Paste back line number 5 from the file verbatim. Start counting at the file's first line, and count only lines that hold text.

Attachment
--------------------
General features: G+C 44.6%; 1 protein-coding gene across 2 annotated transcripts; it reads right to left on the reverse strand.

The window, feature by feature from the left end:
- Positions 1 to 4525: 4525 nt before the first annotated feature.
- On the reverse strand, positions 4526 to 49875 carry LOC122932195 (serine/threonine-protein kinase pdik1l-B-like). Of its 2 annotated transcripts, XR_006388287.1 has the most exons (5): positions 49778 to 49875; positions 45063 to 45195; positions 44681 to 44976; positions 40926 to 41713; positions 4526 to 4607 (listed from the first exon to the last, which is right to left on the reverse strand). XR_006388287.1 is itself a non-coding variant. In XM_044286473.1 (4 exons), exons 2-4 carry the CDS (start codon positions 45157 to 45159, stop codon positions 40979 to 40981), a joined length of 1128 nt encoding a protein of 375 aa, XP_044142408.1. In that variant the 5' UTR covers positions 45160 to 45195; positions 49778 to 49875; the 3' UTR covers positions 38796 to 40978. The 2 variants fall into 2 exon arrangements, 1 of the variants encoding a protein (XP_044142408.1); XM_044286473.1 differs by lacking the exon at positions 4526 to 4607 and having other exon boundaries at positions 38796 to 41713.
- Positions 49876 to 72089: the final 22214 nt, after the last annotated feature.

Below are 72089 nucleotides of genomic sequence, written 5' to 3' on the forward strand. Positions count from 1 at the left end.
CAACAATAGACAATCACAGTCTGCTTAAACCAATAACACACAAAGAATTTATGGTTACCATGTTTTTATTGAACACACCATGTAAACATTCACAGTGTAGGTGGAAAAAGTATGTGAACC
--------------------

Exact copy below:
- Positions 49876 to 72089: the final 22214 nt, after the last annotated feature.